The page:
For my dissertation, the dKO mouse model was used to answer the question whether the lack of both TAT1 and LAT2 transporters changes the amino acid balance between cells, blood and urine more dramatically than the single transporter defects. Our main focus was to investigate the absorptive function of small intestine and kidney, and to test for compensatory mechanism(s) in dKO mice.
In contrast to the single KOs, dKO mice had lower body weight and reduced breeding performance. However, the intestinal function of dKO animals was mildly disrupted and
7
overall amino acid absorption was not retarded. The lack of both TAT1 and LAT2 induced compensatory mechanisms for intestinal absorption, and our data suggest that the paracellular pathway is involved in this process. Further investigation is needed to elucidate this mechanism of regulation. Unlike the intestinal function, the kidney absorption was highly affected in dKO animals. Urinary hyperexcretion of all neutral amino acids revealed synergistic cooperation between TAT1 and LAT2 for renal reabsorption. Furthermore, overexpression of the amino acid transporter y+LAT1 (Slc7a7) on mRNA and protein levels demonstrated a possible compensatory mechanism to the loss-of-function of TAT1 and LAT2.
In the course of dKO mouse characterisation I noticed higher incidence of cataract formation in these animals. As a result, a second project was initiated that is part of my dissertation. The main goal of this project was to investigate cataract development in our mouse population by screening dKO, TAT1 KO, LAT2 KO, and wild type (WT) eye lenses. Mice at different ages (between 2 and 19 months of age) were analyzed. Overall we found a statistically significant increase of cataract formation in LAT2 KO (p=0.009) and much more in dKO mice (p<0.0001), while TAT1 KO alone did not seem to influence cataract formation. When looking at age and gender in a combinatorial analysis, we found out that old females had the highest occurrence of cataract when both LAT2 and TAT1 were abolished (p=0.017) and also when LAT2 alone was knocked out (p=0.0187). Furthermore, genetic screening of patients with cataract was performed. Mutations in SLC7A8 were found in 30 out of 570 cases. Taken together, we conclude that a defect in LAT2 favors cataract formation and that this deleterious effect is further stimulated by a defect of TAT1. This latter observation further supports the notion that the cooperation between the exchanger LAT2 and the uniporter TAT1 is of functional importance in physiology.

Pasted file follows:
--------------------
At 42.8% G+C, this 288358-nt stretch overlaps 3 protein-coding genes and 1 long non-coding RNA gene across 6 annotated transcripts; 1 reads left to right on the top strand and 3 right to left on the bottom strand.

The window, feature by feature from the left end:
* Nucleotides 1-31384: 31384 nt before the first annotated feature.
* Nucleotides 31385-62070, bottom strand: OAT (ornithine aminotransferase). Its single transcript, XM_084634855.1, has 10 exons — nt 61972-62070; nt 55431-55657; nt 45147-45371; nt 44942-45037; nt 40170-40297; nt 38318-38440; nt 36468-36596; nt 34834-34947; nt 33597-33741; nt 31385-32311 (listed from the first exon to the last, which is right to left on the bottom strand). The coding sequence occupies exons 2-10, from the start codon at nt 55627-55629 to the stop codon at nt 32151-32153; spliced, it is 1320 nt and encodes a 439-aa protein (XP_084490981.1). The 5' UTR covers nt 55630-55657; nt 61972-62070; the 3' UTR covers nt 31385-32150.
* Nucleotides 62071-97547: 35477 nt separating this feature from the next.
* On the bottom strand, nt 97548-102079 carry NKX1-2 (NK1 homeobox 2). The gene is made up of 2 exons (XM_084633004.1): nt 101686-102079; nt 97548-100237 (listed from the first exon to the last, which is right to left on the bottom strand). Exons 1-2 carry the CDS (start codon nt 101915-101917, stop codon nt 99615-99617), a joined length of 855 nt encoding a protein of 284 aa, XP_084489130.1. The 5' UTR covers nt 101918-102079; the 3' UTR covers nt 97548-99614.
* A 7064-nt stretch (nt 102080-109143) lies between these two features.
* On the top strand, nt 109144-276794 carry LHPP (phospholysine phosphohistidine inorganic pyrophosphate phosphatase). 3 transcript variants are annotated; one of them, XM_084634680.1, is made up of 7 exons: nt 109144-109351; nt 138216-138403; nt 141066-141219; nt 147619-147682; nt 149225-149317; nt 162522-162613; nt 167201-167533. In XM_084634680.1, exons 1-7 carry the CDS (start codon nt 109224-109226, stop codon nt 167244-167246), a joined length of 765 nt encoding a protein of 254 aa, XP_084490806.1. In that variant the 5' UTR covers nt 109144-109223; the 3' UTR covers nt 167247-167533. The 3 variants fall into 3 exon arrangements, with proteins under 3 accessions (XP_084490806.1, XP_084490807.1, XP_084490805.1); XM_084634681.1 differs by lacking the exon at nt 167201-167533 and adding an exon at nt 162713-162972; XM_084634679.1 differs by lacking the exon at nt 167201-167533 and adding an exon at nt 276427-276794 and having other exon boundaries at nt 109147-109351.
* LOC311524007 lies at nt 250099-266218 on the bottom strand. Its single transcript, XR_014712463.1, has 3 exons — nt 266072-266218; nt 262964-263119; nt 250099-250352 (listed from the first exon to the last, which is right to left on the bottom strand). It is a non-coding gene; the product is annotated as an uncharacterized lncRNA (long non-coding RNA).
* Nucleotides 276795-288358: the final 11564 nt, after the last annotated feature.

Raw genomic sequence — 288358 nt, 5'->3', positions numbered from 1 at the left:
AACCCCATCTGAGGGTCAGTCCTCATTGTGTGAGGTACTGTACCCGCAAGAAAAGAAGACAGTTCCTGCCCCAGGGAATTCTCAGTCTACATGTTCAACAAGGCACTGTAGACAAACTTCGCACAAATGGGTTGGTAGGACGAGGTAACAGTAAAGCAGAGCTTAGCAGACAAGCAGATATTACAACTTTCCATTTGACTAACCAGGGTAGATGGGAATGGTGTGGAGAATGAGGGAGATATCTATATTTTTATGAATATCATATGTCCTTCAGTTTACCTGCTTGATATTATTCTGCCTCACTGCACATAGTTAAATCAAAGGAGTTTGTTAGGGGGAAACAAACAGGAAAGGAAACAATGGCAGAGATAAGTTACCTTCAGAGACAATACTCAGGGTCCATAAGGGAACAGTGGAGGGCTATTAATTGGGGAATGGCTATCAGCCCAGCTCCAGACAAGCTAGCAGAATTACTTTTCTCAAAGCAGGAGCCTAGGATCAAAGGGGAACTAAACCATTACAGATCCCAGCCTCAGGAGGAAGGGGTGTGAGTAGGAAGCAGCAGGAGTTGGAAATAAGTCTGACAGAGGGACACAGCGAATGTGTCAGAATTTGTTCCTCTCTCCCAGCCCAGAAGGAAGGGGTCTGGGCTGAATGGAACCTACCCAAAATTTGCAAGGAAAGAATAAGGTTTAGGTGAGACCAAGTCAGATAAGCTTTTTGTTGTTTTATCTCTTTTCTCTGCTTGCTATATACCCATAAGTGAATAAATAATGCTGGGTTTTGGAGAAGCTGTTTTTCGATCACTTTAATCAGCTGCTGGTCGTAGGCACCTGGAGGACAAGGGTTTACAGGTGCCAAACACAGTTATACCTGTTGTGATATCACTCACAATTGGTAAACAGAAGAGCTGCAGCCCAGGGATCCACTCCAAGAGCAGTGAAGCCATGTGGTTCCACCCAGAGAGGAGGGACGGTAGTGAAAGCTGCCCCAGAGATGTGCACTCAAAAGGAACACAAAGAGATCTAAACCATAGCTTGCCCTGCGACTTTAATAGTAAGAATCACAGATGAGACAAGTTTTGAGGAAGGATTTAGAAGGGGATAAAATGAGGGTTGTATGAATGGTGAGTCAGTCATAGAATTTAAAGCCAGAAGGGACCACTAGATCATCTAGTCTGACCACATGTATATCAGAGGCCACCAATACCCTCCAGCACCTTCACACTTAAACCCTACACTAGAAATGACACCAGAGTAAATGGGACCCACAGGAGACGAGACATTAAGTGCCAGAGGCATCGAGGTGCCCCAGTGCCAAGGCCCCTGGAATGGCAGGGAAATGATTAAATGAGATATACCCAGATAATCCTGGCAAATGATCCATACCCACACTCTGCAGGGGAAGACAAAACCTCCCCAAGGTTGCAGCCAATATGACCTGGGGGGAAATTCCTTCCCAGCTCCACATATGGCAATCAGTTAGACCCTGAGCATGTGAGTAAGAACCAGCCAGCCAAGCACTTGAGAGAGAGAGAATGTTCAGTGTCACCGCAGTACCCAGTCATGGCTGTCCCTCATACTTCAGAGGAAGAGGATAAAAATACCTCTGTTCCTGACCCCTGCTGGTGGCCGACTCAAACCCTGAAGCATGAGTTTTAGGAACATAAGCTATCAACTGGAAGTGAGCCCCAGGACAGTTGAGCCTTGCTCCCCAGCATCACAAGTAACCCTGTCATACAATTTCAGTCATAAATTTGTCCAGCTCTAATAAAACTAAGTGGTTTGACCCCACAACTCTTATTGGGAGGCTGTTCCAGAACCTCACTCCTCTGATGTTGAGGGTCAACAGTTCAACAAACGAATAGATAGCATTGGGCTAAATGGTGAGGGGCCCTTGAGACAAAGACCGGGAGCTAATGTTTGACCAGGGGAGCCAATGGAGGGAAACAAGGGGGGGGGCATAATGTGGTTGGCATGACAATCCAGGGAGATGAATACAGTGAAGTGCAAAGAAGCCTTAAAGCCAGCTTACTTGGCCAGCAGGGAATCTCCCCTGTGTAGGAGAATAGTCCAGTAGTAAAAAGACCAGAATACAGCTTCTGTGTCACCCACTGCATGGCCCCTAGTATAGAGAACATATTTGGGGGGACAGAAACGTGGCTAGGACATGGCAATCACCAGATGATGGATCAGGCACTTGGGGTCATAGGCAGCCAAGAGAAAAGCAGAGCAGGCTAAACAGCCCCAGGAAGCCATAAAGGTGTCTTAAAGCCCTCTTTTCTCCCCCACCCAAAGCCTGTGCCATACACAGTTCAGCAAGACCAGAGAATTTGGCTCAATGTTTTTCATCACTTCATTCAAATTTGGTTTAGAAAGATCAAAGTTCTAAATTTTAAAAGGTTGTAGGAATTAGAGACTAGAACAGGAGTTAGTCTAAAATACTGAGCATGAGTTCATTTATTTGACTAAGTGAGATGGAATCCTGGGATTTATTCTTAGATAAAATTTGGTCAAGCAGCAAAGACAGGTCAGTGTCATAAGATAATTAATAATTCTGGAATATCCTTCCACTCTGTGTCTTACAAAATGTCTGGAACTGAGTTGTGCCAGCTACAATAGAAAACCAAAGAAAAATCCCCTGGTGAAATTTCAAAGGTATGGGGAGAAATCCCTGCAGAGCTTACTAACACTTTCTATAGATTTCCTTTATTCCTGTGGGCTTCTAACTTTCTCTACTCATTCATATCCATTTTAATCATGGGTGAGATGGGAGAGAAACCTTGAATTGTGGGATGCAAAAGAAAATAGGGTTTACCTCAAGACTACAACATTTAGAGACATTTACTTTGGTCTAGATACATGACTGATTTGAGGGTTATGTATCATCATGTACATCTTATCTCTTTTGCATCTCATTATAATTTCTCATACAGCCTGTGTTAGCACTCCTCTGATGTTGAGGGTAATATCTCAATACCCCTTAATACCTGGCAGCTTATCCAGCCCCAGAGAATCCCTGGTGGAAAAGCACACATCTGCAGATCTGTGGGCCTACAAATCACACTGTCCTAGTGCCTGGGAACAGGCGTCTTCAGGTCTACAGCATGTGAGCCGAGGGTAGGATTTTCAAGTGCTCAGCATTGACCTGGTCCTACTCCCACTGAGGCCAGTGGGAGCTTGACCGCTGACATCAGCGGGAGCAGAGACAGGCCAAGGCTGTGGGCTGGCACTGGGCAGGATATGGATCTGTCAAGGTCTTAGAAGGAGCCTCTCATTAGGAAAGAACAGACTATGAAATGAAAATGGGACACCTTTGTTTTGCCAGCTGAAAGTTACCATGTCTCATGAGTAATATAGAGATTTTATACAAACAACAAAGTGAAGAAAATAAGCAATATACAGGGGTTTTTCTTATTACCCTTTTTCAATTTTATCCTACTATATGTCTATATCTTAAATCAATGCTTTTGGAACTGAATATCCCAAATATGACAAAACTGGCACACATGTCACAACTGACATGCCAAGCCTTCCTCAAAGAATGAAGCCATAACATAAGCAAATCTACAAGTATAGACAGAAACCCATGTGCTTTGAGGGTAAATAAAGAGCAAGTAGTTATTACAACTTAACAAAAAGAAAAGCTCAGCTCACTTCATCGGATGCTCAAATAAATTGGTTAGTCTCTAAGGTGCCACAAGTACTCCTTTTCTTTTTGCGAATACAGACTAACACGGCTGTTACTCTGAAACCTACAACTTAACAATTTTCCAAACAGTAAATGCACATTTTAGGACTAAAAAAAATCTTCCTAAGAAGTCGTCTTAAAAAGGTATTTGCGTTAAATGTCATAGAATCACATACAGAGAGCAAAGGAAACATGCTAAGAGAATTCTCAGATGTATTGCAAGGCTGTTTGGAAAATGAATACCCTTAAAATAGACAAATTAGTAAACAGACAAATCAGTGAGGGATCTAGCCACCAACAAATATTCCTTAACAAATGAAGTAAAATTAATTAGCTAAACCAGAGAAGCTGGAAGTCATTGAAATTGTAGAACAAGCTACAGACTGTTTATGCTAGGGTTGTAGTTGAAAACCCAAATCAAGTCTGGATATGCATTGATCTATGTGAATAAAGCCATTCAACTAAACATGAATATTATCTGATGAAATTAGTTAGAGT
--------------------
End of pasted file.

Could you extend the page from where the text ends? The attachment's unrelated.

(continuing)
Additional indexing

Other titles:Dissertation zur Erlangung der naturwissenschaftlichen Doktorwürde (Dr. sc. nat.) vorgelegt der Mathematisch-naturwissenschaftlichen Fakultät der Universität Zürich
Item Type:Dissertation
Referees:Verrey François, Palacin Prieto Manuel, Stieger Bruno, Wagner Carsten A
Communities & Collections:04 Faculty of Medicine > Institute of Physiology
07 Faculty of Science > Institute of Physiology
Dewey Decimal Classification:570 Life sciences; biology
610 Medicine & health
Language:English
Date:2017
Deposited On:23 May 2017 13:03
Last Modified:23 May 2017 13:04
Number of Pages:185